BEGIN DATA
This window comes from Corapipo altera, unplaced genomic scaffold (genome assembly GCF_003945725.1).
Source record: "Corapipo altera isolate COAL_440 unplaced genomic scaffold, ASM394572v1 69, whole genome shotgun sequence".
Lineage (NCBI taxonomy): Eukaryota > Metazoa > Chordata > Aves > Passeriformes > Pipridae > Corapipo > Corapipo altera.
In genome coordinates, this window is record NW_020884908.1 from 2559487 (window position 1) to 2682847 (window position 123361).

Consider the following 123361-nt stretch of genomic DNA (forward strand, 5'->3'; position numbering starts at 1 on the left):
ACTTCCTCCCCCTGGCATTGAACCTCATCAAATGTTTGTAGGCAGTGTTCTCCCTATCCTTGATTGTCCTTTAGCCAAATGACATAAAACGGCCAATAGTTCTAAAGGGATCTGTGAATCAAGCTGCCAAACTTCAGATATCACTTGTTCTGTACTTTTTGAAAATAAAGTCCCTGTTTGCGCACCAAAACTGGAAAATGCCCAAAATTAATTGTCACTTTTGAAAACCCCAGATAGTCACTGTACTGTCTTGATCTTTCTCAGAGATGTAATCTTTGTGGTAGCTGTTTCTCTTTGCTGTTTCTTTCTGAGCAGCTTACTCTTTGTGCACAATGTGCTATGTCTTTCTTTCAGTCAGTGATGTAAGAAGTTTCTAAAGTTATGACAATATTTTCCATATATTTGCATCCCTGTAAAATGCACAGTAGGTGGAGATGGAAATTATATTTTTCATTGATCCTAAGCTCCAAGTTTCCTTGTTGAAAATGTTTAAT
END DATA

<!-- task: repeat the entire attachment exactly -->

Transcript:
This window comes from Corapipo altera, unplaced genomic scaffold (genome assembly GCF_003945725.1).
Source record: "Corapipo altera isolate COAL_440 unplaced genomic scaffold, ASM394572v1 69, whole genome shotgun sequence".
Lineage (NCBI taxonomy): Eukaryota > Metazoa > Chordata > Aves > Passeriformes > Pipridae > Corapipo > Corapipo altera.
In genome coordinates, this window is record NW_020884908.1 from 2559487 (window position 1) to 2682847 (window position 123361).

Consider the following 123361-nt stretch of genomic DNA (forward strand, 5'->3'; position numbering starts at 1 on the left):
ACTTCCTCCCCCTGGCATTGAACCTCATCAAATGTTTGTAGGCAGTGTTCTCCCTATCCTTGATTGTCCTTTAGCCAAATGACATAAAACGGCCAATAGTTCTAAAGGGATCTGTGAATCAAGCTGCCAAACTTCAGATATCACTTGTTCTGTACTTTTTGAAAATAAAGTCCCTGTTTGCGCACCAAAACTGGAAAATGCCCAAAATTAATTGTCACTTTTGAAAACCCCAGATAGTCACTGTACTGTCTTGATCTTTCTCAGAGATGTAATCTTTGTGGTAGCTGTTTCTCTTTGCTGTTTCTTTCTGAGCAGCTTACTCTTTGTGCACAATGTGCTATGTCTTTCTTTCAGTCAGTGATGTAAGAAGTTTCTAAAGTTATGACAATATTTTCCATATATTTGCATCCCTGTAAAATGCACAGTAGGTGGAGATGGAAATTATATTTTTCATTGATCCTAAGCTCCAAGTTTCCTTGTTGAAAATGTTTAAT